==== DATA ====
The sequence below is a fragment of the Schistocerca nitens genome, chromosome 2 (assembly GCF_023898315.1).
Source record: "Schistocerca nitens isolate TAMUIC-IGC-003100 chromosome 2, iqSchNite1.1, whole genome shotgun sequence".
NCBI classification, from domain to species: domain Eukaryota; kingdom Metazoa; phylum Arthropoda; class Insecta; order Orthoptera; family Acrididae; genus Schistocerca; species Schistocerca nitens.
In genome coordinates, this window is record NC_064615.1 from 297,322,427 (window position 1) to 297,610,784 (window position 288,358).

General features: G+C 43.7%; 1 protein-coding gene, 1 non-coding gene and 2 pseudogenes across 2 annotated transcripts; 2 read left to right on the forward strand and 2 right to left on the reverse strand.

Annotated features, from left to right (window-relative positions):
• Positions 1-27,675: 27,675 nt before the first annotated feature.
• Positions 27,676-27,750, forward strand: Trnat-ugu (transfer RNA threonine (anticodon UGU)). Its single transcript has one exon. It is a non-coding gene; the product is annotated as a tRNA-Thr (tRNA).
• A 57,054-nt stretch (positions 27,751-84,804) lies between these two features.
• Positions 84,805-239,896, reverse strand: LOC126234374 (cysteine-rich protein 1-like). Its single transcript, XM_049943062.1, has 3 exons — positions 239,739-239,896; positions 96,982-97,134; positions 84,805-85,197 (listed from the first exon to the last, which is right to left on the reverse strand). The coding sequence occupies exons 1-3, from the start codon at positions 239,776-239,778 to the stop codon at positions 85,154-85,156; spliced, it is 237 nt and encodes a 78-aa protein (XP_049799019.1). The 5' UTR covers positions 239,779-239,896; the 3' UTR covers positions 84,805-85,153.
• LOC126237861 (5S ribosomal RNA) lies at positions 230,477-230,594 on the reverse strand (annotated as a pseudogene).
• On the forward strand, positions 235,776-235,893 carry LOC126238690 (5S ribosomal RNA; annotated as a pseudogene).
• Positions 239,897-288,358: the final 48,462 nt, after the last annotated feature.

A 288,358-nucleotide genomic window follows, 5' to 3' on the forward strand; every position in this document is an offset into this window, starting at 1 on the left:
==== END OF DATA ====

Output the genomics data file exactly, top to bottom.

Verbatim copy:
The sequence below is a fragment of the Schistocerca nitens genome, chromosome 2 (assembly GCF_023898315.1).
Source record: "Schistocerca nitens isolate TAMUIC-IGC-003100 chromosome 2, iqSchNite1.1, whole genome shotgun sequence".
NCBI classification, from domain to species: domain Eukaryota; kingdom Metazoa; phylum Arthropoda; class Insecta; order Orthoptera; family Acrididae; genus Schistocerca; species Schistocerca nitens.
In genome coordinates, this window is record NC_064615.1 from 297,322,427 (window position 1) to 297,610,784 (window position 288,358).

General features: G+C 43.7%; 1 protein-coding gene, 1 non-coding gene and 2 pseudogenes across 2 annotated transcripts; 2 read left to right on the forward strand and 2 right to left on the reverse strand.

Annotated features, from left to right (window-relative positions):
• Positions 1-27,675: 27,675 nt before the first annotated feature.
• Positions 27,676-27,750, forward strand: Trnat-ugu (transfer RNA threonine (anticodon UGU)). Its single transcript has one exon. It is a non-coding gene; the product is annotated as a tRNA-Thr (tRNA).
• A 57,054-nt stretch (positions 27,751-84,804) lies between these two features.
• Positions 84,805-239,896, reverse strand: LOC126234374 (cysteine-rich protein 1-like). Its single transcript, XM_049943062.1, has 3 exons — positions 239,739-239,896; positions 96,982-97,134; positions 84,805-85,197 (listed from the first exon to the last, which is right to left on the reverse strand). The coding sequence occupies exons 1-3, from the start codon at positions 239,776-239,778 to the stop codon at positions 85,154-85,156; spliced, it is 237 nt and encodes a 78-aa protein (XP_049799019.1). The 5' UTR covers positions 239,779-239,896; the 3' UTR covers positions 84,805-85,153.
• LOC126237861 (5S ribosomal RNA) lies at positions 230,477-230,594 on the reverse strand (annotated as a pseudogene).
• On the forward strand, positions 235,776-235,893 carry LOC126238690 (5S ribosomal RNA; annotated as a pseudogene).
• Positions 239,897-288,358: the final 48,462 nt, after the last annotated feature.

A 288,358-nucleotide genomic window follows, 5' to 3' on the forward strand; every position in this document is an offset into this window, starting at 1 on the left: